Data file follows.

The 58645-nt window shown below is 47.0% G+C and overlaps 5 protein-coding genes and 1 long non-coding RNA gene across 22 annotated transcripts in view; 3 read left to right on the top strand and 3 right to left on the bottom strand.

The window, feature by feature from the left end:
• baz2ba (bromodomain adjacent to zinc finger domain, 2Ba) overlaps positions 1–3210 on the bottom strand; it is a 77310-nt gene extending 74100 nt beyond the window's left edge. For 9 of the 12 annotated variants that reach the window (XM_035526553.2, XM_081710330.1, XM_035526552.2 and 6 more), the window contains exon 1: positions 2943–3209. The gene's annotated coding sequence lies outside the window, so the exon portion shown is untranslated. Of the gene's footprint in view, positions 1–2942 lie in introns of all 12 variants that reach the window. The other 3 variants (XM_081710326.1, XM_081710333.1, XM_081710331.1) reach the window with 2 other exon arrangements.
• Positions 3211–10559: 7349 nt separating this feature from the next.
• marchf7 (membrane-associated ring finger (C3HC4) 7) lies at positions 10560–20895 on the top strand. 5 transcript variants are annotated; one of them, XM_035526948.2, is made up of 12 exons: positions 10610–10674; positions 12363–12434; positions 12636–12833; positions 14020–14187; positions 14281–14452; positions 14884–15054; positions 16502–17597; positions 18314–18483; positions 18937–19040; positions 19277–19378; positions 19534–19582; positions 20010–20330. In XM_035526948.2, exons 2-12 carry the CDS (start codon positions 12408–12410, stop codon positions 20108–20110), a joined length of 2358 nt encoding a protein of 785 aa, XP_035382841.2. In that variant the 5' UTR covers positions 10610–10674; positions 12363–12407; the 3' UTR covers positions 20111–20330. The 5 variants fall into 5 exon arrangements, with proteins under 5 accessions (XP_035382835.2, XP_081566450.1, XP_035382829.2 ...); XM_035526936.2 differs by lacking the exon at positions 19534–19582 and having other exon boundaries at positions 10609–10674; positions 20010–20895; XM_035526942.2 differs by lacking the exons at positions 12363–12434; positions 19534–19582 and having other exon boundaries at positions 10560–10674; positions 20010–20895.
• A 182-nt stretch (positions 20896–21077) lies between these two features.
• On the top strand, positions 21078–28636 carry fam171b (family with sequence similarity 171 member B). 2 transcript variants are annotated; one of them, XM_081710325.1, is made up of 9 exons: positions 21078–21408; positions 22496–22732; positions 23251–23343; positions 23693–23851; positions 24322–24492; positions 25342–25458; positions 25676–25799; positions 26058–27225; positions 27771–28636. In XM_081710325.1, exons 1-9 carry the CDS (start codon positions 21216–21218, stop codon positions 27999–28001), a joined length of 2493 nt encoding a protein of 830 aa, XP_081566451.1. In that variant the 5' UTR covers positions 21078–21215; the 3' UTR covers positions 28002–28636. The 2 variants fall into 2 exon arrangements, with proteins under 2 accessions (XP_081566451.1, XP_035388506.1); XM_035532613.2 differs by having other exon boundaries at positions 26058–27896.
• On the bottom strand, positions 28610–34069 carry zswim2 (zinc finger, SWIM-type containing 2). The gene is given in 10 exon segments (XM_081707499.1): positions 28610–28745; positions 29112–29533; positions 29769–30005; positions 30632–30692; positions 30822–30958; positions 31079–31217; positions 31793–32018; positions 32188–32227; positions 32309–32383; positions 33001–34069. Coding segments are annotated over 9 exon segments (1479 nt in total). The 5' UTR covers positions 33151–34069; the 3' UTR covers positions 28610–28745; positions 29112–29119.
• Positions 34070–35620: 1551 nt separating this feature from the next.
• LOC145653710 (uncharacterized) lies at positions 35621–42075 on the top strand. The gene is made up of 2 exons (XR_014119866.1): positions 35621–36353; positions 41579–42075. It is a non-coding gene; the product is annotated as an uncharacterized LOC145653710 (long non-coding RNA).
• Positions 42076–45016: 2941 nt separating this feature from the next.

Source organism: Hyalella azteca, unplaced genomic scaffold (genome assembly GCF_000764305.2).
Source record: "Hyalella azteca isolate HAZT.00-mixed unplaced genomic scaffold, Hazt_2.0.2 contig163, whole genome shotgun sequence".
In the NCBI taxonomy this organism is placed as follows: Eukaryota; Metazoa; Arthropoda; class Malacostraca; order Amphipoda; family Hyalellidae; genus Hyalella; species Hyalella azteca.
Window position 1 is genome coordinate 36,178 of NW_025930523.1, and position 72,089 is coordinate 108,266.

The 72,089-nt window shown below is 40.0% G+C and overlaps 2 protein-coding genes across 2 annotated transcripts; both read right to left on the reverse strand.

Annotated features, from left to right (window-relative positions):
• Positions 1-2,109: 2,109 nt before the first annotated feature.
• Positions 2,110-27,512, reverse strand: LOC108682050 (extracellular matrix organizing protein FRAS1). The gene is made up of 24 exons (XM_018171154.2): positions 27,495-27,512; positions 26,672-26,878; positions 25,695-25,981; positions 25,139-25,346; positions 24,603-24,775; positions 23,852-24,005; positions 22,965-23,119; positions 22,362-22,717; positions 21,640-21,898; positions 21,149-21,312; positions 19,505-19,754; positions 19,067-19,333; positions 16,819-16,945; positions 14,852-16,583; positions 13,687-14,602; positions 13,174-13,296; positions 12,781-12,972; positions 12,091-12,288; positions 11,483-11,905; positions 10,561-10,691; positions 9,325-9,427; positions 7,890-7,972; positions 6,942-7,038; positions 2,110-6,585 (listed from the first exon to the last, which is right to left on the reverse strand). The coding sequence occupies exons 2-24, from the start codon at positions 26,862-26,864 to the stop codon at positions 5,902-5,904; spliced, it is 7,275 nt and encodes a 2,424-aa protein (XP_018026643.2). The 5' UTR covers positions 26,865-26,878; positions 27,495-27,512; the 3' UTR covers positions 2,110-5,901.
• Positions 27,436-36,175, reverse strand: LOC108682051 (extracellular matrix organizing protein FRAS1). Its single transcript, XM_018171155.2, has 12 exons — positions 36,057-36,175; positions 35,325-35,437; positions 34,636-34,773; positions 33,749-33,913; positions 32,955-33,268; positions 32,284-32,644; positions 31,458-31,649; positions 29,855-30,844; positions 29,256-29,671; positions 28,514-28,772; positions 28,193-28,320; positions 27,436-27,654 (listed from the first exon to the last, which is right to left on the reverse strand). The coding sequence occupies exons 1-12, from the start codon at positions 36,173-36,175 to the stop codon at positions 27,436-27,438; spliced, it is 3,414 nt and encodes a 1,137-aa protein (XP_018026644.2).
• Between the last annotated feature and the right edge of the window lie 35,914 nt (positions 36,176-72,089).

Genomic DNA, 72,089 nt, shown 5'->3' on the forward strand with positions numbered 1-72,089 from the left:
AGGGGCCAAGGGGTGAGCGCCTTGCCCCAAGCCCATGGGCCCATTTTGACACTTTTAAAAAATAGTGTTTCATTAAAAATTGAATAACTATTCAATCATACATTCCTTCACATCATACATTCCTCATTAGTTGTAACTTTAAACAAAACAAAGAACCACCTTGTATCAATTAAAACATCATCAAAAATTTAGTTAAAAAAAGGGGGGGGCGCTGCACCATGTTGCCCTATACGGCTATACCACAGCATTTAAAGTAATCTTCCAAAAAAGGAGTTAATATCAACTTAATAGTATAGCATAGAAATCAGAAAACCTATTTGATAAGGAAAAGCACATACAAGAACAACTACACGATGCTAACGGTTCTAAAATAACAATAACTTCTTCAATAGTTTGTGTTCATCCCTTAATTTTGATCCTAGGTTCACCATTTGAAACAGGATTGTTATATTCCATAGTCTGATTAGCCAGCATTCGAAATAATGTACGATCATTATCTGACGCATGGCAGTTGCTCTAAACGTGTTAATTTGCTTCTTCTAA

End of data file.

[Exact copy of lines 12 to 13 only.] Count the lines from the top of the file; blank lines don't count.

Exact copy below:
Source organism: Hyalella azteca, unplaced genomic scaffold (genome assembly GCF_000764305.2).
Source record: "Hyalella azteca isolate HAZT.00-mixed unplaced genomic scaffold, Hazt_2.0.2 contig163, whole genome shotgun sequence".